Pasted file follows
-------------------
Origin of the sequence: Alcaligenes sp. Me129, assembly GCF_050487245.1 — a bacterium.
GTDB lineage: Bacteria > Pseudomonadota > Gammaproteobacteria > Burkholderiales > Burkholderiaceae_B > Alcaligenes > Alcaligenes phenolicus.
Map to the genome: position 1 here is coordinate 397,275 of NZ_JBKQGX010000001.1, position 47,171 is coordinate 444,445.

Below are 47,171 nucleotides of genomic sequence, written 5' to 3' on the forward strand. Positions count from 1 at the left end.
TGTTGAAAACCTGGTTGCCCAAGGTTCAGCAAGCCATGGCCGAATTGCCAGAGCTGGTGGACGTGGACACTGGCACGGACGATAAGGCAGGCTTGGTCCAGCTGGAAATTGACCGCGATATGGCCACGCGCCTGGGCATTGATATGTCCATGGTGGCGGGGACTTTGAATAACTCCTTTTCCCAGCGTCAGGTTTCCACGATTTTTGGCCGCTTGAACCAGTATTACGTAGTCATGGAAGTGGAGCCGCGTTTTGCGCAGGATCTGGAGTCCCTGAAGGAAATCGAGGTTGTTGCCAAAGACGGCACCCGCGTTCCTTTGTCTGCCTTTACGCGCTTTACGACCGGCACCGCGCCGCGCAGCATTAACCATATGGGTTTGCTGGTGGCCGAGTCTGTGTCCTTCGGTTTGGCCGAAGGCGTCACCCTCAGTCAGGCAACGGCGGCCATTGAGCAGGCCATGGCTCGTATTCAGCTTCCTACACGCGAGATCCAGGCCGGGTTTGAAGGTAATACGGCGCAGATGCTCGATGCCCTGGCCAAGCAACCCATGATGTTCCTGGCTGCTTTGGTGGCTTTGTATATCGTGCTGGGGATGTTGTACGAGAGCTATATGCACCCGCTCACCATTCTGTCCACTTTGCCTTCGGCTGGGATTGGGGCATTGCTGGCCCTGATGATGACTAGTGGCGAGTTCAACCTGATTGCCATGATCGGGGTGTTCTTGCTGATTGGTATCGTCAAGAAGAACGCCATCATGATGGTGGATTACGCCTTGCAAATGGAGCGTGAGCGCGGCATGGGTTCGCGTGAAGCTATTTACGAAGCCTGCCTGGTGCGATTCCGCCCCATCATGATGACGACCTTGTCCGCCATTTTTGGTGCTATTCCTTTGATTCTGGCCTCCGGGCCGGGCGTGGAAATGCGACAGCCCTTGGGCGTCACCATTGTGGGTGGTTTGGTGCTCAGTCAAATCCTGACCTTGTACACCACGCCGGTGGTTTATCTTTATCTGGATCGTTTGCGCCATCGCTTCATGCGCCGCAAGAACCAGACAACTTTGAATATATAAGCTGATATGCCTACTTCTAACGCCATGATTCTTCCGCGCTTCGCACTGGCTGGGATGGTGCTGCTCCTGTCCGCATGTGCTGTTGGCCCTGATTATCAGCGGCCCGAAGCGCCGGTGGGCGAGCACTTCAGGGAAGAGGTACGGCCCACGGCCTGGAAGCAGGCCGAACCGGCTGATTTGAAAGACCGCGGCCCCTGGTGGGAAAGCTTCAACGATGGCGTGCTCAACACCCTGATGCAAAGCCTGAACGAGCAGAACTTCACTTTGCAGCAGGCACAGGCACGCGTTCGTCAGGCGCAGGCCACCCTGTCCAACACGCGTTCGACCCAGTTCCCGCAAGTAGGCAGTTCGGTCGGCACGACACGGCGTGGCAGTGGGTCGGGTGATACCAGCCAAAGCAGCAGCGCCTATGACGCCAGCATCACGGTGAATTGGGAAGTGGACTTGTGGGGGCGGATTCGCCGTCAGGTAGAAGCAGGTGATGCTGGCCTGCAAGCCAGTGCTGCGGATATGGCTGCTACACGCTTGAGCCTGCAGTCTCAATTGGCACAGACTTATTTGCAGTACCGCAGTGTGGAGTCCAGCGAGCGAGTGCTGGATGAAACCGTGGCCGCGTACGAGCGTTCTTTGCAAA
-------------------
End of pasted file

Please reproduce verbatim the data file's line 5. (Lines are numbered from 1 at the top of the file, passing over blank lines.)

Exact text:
TGTTGAAAACCTGGTTGCCCAAGGTTCAGCAAGCCATGGCCGAATTGCCAGAGCTGGTGGACGTGGACACTGGCACGGACGATAAGGCAGGCTTGGTCCAGCTGGAAATTGACCGCGATATGGCCACGCGCCTGGGCATTGATATGTCCATGGTGGCGGGGACTTTGAATAACTCCTTTTCCCAGCGTCAGGTTTCCACGATTTTTGGCCGCTTGAACCAGTATTACGTAGTCATGGAAGTGGAGCCGCGTTTTGCGCAGGATCTGGAGTCCCTGAAGGAAATCGAGGTTGTTGCCAAAGACGGCACCCGCGTTCCTTTGTCTGCCTTTACGCGCTTTACGACCGGCACCGCGCCGCGCAGCATTAACCATATGGGTTTGCTGGTGGCCGAGTCTGTGTCCTTCGGTTTGGCCGAAGGCGTCACCCTCAGTCAGGCAACGGCGGCCATTGAGCAGGCCATGGCTCGTATTCAGCTTCCTACACGCGAGATCCAGGCCGGGTTTGAAGGTAATACGGCGCAGATGCTCGATGCCCTGGCCAAGCAACCCATGATGTTCCTGGCTGCTTTGGTGGCTTTGTATATCGTGCTGGGGATGTTGTACGAGAGCTATATGCACCCGCTCACCATTCTGTCCACTTTGCCTTCGGCTGGGATTGGGGCATTGCTGGCCCTGATGATGACTAGTGGCGAGTTCAACCTGATTGCCATGATCGGGGTGTTCTTGCTGATTGGTATCGTCAAGAAGAACGCCATCATGATGGTGGATTACGCCTTGCAAATGGAGCGTGAGCGCGGCATGGGTTCGCGTGAAGCTATTTACGAAGCCTGCCTGGTGCGATTCCGCCCCATCATGATGACGACCTTGTCCGCCATTTTTGGTGCTATTCCTTTGATTCTGGCCTCCGGGCCGGGCGTGGAAATGCGACAGCCCTTGGGCGTCACCATTGTGGGTGGTTTGGTGCTCAGTCAAATCCTGACCTTGTACACCACGCCGGTGGTTTATCTTTATCTGGATCGTTTGCGCCATCGCTTCATGCGCCGCAAGAACCAGACAACTTTGAATATATAAGCTGATATGCCTACTTCTAACGCCATGATTCTTCCGCGCTTCGCACTGGCTGGGATGGTGCTGCTCCTGTCCGCATGTGCTGTTGGCCCTGATTATCAGCGGCCCGAAGCGCCGGTGGGCGAGCACTTCAGGGAAGAGGTACGGCCCACGGCCTGGAAGCAGGCCGAACCGGCTGATTTGAAAGACCGCGGCCCCTGGTGGGAAAGCTTCAACGATGGCGTGCTCAACACCCTGATGCAAAGCCTGAACGAGCAGAACTTCACTTTGCAGCAGGCACAGGCACGCGTTCGTCAGGCGCAGGCCACCCTGTCCAACACGCGTTCGACCCAGTTCCCGCAAGTAGGCAGTTCGGTCGGCACGACACGGCGTGGCAGTGGGTCGGGTGATACCAGCCAAAGCAGCAGCGCCTATGACGCCAGCATCACGGTGAATTGGGAAGTGGACTTGTGGGGGCGGATTCGCCGTCAGGTAGAAGCAGGTGATGCTGGCCTGCAAGCCAGTGCTGCGGATATGGCTGCTACACGCTTGAGCCTGCAGTCTCAATTGGCACAGACTTATTTGCAGTACCGCAGTGTGGAGTCCAGCGAGCGAGTGCTGGATGAAACCGTGGCCGCGTACGAGCGTTCTTTGCAAA